What Animals Make up the Food Chain in a Temperate Forest?


The wildlife of a temperature forest differs depending on location but includes such animals as deer, moose, squirrels, rabbits, foxes and wolves. Temperate forests are found throughout the world in Asia, Europe and North America.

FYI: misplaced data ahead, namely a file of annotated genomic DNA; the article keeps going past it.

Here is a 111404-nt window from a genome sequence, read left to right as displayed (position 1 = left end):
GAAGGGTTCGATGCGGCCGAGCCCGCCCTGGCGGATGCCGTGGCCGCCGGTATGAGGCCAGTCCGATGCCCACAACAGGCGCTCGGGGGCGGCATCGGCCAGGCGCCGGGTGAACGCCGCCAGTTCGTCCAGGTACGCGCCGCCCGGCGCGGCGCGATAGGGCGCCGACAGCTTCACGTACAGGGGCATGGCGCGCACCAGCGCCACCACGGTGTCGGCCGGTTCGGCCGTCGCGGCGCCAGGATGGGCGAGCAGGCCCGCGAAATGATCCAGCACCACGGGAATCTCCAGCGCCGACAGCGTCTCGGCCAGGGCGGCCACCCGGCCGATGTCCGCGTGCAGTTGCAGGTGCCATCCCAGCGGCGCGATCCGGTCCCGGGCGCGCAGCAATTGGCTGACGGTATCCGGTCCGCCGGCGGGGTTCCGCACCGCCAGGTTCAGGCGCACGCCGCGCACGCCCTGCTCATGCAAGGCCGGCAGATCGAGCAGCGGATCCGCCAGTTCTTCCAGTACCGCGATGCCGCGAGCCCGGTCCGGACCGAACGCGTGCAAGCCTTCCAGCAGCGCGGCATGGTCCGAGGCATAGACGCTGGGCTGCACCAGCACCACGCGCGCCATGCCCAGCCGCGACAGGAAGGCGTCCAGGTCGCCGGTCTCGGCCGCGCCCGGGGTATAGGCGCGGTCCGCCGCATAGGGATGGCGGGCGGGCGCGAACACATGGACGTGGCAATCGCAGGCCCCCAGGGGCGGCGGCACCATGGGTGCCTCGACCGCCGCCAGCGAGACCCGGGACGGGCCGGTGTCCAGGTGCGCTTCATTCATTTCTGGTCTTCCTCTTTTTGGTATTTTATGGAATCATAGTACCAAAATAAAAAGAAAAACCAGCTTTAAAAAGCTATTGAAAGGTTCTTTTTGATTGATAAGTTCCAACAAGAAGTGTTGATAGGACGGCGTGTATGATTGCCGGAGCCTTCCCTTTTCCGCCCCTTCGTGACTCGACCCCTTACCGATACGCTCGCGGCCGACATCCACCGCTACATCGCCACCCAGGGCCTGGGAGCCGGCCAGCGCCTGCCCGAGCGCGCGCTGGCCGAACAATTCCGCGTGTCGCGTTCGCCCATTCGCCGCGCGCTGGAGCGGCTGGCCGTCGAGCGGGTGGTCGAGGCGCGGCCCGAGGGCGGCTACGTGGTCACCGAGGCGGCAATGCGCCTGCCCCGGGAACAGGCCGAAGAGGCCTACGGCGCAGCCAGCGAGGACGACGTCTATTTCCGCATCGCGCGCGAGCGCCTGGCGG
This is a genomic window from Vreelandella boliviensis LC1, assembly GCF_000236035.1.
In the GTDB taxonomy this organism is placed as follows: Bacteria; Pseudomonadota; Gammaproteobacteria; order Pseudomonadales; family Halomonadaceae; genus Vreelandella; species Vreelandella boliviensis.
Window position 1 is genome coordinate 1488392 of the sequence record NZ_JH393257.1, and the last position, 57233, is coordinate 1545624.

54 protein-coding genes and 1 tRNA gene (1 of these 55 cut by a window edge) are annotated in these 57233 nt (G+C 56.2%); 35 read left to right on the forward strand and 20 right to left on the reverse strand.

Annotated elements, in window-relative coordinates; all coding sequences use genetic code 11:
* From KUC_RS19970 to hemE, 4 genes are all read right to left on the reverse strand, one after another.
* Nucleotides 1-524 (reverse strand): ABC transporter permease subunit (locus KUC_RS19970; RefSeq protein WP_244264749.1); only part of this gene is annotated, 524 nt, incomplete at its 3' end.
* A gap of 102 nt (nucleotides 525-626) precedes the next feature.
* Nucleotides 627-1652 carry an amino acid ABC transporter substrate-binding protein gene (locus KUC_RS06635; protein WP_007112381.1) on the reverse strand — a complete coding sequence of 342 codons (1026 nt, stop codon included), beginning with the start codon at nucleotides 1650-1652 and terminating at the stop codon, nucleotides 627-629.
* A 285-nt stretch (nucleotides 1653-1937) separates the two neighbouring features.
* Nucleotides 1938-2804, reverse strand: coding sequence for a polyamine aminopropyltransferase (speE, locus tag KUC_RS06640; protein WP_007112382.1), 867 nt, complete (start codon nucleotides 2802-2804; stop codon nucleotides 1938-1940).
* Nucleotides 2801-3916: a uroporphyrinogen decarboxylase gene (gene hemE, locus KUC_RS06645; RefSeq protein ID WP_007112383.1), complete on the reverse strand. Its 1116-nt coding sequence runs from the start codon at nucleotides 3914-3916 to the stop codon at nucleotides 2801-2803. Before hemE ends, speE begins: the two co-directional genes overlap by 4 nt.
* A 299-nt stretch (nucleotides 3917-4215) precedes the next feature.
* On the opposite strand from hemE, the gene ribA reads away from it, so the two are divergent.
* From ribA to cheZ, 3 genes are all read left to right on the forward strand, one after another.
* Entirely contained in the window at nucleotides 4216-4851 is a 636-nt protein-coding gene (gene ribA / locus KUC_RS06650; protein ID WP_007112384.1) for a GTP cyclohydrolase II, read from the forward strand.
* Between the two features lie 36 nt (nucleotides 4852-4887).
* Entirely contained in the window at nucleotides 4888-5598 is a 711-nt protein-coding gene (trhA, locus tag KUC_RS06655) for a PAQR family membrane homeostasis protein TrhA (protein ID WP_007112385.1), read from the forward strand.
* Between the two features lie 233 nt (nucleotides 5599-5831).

Predominantly deciduous flora, seasonally variable temperatures and plentiful precipitation characterize a temperate forest. Temperate forest fauna varies depending on location, but animals fill similar niches regardless of geographic area. The primary consumers of a temperate forest range from small mammals, such as rodents and rabbits, to large ungulates. In eastern North America, white-tailed deer are common sightings in a deciduous woodland, while western North America is home to elk and moose. Desert-loving mule deer also spend time in temperate forests during the hottest months. Red and fallow deer inhabit European temperate forests, and Sika deer are native to Asia. Small woodland carnivores and omnivores include raccoons, foxes, weasels, bobcat and lynx. North America is home to the coyote; these opportunistic canids are equally at home in desert, grassland and forest biomes. North American large predators include wolves, mountain lions, black bears and grizzly bears. Wolves and bears are also present in European temperate forests. Asia is home to spectacular big cats including Siberian tigers and leopards as well as Asiatic black bears. Bird life in temperate forests is diverse and variable, ranging from many species of songbirds through large raptors.